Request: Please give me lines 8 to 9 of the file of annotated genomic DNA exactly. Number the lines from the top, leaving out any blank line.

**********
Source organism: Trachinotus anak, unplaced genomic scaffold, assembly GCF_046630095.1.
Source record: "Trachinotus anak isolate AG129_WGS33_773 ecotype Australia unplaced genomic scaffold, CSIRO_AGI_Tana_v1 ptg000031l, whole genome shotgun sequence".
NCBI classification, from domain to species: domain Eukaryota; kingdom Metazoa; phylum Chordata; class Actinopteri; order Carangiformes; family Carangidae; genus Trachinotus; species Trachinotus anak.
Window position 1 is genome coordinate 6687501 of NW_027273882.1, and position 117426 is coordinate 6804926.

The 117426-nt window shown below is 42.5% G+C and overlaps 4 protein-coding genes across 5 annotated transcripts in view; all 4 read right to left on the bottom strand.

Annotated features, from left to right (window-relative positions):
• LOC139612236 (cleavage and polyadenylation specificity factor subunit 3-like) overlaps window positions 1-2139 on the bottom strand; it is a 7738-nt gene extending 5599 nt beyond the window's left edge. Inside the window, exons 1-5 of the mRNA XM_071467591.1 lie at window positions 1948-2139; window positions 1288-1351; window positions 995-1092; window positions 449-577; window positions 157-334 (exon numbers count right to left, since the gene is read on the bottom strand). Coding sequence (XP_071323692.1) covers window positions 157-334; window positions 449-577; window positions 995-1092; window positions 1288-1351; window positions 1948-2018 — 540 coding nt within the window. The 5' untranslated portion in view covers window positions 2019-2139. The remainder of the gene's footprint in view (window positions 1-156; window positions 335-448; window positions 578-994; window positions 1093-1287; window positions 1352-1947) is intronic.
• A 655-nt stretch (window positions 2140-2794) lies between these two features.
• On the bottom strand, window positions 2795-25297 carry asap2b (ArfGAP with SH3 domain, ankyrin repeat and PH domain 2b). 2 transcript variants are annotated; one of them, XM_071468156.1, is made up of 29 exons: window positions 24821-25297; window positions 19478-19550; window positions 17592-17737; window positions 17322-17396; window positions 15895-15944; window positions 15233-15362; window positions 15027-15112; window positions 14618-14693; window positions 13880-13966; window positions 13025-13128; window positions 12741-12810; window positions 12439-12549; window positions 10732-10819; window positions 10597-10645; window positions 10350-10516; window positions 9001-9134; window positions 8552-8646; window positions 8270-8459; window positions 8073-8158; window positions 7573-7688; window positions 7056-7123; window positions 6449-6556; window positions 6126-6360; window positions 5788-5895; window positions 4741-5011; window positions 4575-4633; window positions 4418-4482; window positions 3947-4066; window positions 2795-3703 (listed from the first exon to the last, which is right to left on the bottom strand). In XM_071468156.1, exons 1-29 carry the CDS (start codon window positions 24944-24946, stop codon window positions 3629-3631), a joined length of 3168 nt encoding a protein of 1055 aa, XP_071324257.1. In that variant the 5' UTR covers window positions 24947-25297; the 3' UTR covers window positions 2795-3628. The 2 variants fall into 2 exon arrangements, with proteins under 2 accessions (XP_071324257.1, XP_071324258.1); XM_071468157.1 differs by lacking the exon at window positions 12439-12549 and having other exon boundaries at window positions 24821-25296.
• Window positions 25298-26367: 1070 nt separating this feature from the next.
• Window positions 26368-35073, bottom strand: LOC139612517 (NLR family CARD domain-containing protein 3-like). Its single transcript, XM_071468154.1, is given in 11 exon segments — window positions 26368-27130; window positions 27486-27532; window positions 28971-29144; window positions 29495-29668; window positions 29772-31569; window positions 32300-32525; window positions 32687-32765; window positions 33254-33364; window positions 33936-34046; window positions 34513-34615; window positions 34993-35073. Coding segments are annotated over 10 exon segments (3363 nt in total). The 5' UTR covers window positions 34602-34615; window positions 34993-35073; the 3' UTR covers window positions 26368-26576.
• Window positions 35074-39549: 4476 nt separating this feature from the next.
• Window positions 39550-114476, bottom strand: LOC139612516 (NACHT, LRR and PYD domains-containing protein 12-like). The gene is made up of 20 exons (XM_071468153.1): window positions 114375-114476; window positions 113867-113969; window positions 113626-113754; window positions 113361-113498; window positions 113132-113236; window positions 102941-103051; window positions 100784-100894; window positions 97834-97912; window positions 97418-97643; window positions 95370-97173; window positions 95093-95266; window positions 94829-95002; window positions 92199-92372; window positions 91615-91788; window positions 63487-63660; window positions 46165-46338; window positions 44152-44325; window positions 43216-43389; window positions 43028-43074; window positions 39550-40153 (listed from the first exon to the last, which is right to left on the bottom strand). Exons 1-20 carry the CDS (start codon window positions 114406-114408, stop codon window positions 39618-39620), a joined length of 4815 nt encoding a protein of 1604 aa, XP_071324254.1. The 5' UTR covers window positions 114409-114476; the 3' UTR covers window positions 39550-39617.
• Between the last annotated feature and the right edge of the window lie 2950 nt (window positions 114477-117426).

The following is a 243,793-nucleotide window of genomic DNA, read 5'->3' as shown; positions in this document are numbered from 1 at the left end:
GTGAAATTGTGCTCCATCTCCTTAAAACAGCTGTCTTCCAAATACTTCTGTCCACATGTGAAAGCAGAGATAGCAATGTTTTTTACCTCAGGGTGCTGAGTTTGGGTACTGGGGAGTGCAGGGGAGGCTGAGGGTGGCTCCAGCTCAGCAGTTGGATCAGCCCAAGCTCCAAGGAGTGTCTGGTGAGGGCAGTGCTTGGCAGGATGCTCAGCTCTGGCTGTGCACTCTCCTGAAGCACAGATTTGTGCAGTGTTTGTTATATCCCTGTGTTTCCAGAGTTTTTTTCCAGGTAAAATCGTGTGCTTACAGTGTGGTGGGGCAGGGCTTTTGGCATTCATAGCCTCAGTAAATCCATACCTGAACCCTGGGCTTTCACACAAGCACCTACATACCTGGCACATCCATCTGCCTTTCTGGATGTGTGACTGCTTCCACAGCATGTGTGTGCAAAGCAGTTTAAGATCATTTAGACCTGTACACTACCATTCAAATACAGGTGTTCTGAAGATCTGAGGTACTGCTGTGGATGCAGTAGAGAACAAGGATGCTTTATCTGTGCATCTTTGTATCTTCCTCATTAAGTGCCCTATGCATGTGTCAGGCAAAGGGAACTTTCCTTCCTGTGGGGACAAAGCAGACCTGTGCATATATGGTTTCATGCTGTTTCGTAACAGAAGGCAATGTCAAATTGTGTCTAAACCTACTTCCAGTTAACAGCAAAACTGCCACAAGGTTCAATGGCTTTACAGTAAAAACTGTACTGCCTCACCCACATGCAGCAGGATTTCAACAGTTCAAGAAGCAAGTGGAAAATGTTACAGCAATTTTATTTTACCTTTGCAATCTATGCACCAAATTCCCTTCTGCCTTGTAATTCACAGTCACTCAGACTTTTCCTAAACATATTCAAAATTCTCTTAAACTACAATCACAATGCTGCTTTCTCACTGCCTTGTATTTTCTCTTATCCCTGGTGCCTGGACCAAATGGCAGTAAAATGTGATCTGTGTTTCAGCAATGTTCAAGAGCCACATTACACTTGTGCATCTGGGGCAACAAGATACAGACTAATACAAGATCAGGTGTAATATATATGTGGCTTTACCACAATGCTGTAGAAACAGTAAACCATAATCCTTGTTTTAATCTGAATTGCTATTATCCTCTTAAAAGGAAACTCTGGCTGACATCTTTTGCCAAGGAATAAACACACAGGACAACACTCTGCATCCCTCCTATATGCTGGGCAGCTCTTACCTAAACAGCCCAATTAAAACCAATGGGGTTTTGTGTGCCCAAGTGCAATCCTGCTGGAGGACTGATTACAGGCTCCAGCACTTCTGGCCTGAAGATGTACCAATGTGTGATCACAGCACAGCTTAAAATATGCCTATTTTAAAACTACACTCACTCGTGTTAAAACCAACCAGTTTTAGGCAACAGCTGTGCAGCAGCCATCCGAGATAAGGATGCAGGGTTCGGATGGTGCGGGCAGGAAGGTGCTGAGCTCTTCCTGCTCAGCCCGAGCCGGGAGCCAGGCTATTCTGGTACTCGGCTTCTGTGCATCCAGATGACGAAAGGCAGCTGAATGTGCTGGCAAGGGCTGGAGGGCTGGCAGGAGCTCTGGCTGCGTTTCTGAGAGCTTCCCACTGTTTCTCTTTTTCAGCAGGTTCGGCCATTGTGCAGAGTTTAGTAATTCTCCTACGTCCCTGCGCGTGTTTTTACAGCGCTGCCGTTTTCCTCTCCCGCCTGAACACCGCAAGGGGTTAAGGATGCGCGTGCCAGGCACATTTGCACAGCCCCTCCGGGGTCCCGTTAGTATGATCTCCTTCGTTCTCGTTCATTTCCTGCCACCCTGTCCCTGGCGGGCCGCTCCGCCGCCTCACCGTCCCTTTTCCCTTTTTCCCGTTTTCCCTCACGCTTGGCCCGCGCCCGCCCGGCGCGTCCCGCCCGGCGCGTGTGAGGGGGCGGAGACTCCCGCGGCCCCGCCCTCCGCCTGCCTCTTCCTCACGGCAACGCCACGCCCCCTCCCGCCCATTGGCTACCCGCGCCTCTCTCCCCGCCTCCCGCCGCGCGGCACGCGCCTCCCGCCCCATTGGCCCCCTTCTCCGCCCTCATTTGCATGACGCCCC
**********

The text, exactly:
• A 655-nt stretch (window positions 2140-2794) lies between these two features.
• On the bottom strand, window positions 2795-25297 carry asap2b (ArfGAP with SH3 domain, ankyrin repeat and PH domain 2b). 2 transcript variants are annotated; one of them, XM_071468156.1, is made up of 29 exons: window positions 24821-25297; window positions 19478-19550; window positions 17592-17737; window positions 17322-17396; window positions 15895-15944; window positions 15233-15362; window positions 15027-15112; window positions 14618-14693; window positions 13880-13966; window positions 13025-13128; window positions 12741-12810; window positions 12439-12549; window positions 10732-10819; window positions 10597-10645; window positions 10350-10516; window positions 9001-9134; window positions 8552-8646; window positions 8270-8459; window positions 8073-8158; window positions 7573-7688; window positions 7056-7123; window positions 6449-6556; window positions 6126-6360; window positions 5788-5895; window positions 4741-5011; window positions 4575-4633; window positions 4418-4482; window positions 3947-4066; window positions 2795-3703 (listed from the first exon to the last, which is right to left on the bottom strand). In XM_071468156.1, exons 1-29 carry the CDS (start codon window positions 24944-24946, stop codon window positions 3629-3631), a joined length of 3168 nt encoding a protein of 1055 aa, XP_071324257.1. In that variant the 5' UTR covers window positions 24947-25297; the 3' UTR covers window positions 2795-3628. The 2 variants fall into 2 exon arrangements, with proteins under 2 accessions (XP_071324257.1, XP_071324258.1); XM_071468157.1 differs by lacking the exon at window positions 12439-12549 and having other exon boundaries at window positions 24821-25296.